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"Lectio divina is an authentic source of Christian spirituality recommended by our Rule. We therefore practice it every day, so that we may develop a deep and genuine love for it, and so that we may grow in the surpassing knowledge of Christ. In this way we shall put into practice the Apostle Paul’s commandment, which is mentioned in our Rule: “Let the sword of the spirit, the Word of God, live abundantly in your mouth and in your hearts; and whatever you must do, do it in the name of the Lord.”

 Carmelite Constitutions (No. 82)

Lectio Divina: John 20,11-18

Lectio Divina: 
Tuesday, April 3, 2018

Easter Time

1) Opening prayer

O God of life,
we profess our faith in Jesus
and recognize Him as our Lord and Savior. Make us listen to Him
when He speaks His good news to us
for it is a message of life.
May we also hear His voice
when He cries out to us in people in need
or simply when He speaks to us
in people who express to us
their joys and hopes, their love and their faith.
We ask this through Christ our Lord. Amen.

2) Gospel Reading - John 20:11-18

Mary Magdalene stayed outside the tomb weeping. And as she wept, she bent over into the tomb and saw two angels in white sitting there, one at the head and one at the feet where the Body of Jesus had been. And they said to her, "Woman, why are you weeping?" She said to them, "They have taken my Lord, and I don't know where they laid him." When she had said this, she turned around and saw Jesus there, but did not know it was Jesus. Jesus said to her, "Woman, why are you weeping? Whom are you looking for?" She thought it was the gardener and said to him, "Sir, if you carried him away, tell me where you laid him, and I will take him." Jesus said to her, "Mary!" She turned and said to him in Hebrew, "Rabbouni," which means Teacher. Jesus said to her, "Stop holding on to me, for I have not yet ascended to the Father. But go to my brothers and tell them, 'I am going to my Father and your Father, to my God and your God.'" Mary went and announced to the disciples, "I have seen the Lord," and then reported what he had told her.

3) Reflection

• Today’s Gospel describes the apparition of Jesus to Mary Magdalene. The death of her great friend prompts Mary to lose her sense of life. But she does not give up her search. She goes to the tomb in order to meet again the one whom death has taken away. There are moments in our life in which everything crumbles. It seems that everything is finished. Death, disasters, pain and suffering, disillusionments, betrayals: so many things which may cause us to feel lost, as if standing on firm ground, and which can lead us to fall into a deep crisis. But other things also happen. For example, suddenly we meet a friend again, and that can give us hope anew and can make us discover that love is stronger than death and defeat. The Lord allows desolation, but He also provides consolation as we need it.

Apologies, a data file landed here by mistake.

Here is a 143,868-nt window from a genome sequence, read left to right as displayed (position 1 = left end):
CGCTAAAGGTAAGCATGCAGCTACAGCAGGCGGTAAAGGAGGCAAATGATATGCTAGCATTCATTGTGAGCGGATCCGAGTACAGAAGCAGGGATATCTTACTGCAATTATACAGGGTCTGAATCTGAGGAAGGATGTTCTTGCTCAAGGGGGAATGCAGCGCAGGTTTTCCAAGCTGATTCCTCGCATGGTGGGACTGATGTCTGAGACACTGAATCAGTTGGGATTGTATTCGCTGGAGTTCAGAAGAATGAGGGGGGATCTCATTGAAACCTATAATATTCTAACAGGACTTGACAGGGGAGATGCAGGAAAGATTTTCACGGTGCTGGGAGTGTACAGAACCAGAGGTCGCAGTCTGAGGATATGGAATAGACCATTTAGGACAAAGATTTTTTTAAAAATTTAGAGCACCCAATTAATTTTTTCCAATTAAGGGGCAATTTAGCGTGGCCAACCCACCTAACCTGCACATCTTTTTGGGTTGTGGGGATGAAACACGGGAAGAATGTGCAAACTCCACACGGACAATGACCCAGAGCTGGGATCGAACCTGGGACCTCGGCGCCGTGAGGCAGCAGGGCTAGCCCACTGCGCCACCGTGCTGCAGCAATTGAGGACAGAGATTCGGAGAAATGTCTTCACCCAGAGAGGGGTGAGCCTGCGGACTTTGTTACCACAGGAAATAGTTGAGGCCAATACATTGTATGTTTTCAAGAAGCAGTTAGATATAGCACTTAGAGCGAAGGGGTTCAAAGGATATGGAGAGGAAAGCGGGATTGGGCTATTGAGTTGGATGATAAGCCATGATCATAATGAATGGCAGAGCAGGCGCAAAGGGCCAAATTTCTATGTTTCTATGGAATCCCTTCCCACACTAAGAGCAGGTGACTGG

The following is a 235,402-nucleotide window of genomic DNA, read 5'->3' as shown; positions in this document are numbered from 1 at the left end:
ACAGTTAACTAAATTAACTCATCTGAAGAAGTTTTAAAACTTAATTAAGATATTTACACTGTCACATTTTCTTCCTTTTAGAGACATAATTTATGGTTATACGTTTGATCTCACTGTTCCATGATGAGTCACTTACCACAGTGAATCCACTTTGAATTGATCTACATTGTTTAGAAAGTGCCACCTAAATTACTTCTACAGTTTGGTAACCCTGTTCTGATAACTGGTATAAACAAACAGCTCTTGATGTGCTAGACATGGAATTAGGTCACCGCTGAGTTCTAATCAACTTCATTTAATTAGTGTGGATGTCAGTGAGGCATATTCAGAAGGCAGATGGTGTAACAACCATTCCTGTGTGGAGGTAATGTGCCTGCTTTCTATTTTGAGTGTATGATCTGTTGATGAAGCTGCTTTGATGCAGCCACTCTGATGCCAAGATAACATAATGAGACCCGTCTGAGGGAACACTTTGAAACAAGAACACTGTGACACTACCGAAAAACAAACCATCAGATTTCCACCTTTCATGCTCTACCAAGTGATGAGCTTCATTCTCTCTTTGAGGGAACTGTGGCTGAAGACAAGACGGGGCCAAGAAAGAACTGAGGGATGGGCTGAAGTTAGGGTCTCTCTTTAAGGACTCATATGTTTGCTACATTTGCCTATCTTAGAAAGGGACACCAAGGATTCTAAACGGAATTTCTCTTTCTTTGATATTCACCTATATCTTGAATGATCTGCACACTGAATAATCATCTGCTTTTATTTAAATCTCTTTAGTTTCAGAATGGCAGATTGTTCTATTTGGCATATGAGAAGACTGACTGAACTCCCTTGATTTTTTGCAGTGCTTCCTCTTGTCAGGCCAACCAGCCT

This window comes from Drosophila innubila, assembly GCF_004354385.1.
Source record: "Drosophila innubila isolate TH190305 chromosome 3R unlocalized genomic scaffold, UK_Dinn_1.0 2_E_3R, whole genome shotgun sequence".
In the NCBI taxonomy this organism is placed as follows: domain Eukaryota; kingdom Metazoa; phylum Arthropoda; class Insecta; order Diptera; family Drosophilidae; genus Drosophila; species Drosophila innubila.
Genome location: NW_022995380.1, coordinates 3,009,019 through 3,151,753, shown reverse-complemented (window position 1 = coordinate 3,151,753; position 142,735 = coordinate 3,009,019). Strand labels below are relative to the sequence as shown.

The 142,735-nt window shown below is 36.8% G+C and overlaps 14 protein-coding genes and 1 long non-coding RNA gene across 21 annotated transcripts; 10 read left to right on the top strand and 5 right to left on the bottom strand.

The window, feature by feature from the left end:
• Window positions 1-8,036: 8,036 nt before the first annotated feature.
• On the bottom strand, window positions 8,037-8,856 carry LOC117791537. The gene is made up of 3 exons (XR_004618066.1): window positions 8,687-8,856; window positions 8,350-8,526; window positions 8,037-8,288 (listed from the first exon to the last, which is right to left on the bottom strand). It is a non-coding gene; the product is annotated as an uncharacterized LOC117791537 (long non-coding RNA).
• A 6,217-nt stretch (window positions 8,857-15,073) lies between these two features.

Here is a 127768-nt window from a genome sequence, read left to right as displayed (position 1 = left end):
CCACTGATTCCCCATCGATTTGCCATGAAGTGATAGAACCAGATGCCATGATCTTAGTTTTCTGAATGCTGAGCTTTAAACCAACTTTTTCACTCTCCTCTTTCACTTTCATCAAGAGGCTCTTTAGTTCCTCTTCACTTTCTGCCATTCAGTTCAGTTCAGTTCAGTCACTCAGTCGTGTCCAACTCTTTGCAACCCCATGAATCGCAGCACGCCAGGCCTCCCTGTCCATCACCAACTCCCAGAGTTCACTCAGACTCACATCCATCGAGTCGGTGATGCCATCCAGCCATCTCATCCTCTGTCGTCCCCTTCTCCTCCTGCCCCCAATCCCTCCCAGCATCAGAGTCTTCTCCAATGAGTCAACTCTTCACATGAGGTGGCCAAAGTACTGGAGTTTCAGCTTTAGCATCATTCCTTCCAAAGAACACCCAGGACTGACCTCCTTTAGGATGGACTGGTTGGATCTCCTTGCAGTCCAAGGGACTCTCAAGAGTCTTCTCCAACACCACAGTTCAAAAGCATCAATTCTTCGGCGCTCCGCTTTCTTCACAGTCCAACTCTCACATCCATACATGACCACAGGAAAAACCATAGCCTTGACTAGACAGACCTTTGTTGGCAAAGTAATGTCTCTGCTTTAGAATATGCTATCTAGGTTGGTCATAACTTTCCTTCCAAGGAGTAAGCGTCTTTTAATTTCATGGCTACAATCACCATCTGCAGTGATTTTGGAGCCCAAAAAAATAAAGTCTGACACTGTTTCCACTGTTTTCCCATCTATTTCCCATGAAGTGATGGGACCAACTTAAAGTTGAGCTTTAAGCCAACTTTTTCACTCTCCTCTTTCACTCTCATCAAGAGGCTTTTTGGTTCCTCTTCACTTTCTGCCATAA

• Chapter 20 in John’s Gospel, besides the apparitions of Jesus to Mary Magdalene,  also speaks about diverse episodes which  indicate the richness of the experience of the Resurrection: (a) to the beloved disciple and to Peter (Jn 20:1-10); (b) to Mary Magdalene (Jn 20:11-18); (c) to the community of disciples (Jn 20:19-23) and (d) to the Apostle Thomas (Jn 20:24-29). The purpose of the writing of the Gospel is to lead people to believe in Jesus, and believing in Him, to have life (Jn 20:30-31).
• In the way of describing the apparition of Jesus to Mary Magdalene one is aware of the different stages of the road that she had to follow, of the sorrowful search until the time of the encounter at Easter. These are also the stages through which we all have to pass, throughout our life, in seeking God and living the Gospel.